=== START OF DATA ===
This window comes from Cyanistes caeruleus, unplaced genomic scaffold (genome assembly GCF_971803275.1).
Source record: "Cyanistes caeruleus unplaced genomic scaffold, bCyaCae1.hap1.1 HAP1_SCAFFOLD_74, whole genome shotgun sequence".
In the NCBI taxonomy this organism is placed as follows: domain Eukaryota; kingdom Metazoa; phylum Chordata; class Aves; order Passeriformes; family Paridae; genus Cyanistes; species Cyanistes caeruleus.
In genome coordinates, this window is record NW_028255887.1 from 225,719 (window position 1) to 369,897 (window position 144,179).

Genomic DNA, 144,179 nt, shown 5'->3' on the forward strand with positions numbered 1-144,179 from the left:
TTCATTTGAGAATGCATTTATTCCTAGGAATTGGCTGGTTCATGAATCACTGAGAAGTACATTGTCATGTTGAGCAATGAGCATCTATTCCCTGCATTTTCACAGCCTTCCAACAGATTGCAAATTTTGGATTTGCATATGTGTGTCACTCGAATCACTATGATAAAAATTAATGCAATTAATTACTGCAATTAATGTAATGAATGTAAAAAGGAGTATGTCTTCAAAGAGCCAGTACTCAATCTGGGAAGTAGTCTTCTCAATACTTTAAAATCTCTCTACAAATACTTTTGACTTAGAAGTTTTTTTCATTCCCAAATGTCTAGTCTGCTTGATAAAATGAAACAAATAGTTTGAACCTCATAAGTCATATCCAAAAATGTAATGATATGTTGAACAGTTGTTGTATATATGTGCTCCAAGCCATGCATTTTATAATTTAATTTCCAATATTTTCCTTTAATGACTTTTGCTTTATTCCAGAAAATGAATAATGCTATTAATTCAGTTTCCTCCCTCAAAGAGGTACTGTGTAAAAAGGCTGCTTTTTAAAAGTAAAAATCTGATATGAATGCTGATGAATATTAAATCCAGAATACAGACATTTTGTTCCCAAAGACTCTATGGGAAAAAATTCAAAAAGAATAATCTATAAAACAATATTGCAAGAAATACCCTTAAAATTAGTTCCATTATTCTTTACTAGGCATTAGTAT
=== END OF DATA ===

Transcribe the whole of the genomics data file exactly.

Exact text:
This window comes from Cyanistes caeruleus, unplaced genomic scaffold (genome assembly GCF_971803275.1).
Source record: "Cyanistes caeruleus unplaced genomic scaffold, bCyaCae1.hap1.1 HAP1_SCAFFOLD_74, whole genome shotgun sequence".
In the NCBI taxonomy this organism is placed as follows: domain Eukaryota; kingdom Metazoa; phylum Chordata; class Aves; order Passeriformes; family Paridae; genus Cyanistes; species Cyanistes caeruleus.
In genome coordinates, this window is record NW_028255887.1 from 225,719 (window position 1) to 369,897 (window position 144,179).

Genomic DNA, 144,179 nt, shown 5'->3' on the forward strand with positions numbered 1-144,179 from the left:
TTCATTTGAGAATGCATTTATTCCTAGGAATTGGCTGGTTCATGAATCACTGAGAAGTACATTGTCATGTTGAGCAATGAGCATCTATTCCCTGCATTTTCACAGCCTTCCAACAGATTGCAAATTTTGGATTTGCATATGTGTGTCACTCGAATCACTATGATAAAAATTAATGCAATTAATTACTGCAATTAATGTAATGAATGTAAAAAGGAGTATGTCTTCAAAGAGCCAGTACTCAATCTGGGAAGTAGTCTTCTCAATACTTTAAAATCTCTCTACAAATACTTTTGACTTAGAAGTTTTTTTCATTCCCAAATGTCTAGTCTGCTTGATAAAATGAAACAAATAGTTTGAACCTCATAAGTCATATCCAAAAATGTAATGATATGTTGAACAGTTGTTGTATATATGTGCTCCAAGCCATGCATTTTATAATTTAATTTCCAATATTTTCCTTTAATGACTTTTGCTTTATTCCAGAAAATGAATAATGCTATTAATTCAGTTTCCTCCCTCAAAGAGGTACTGTGTAAAAAGGCTGCTTTTTAAAAGTAAAAATCTGATATGAATGCTGATGAATATTAAATCCAGAATACAGACATTTTGTTCCCAAAGACTCTATGGGAAAAAATTCAAAAAGAATAATCTATAAAACAATATTGCAAGAAATACCCTTAAAATTAGTTCCATTATTCTTTACTAGGCATTAGTAT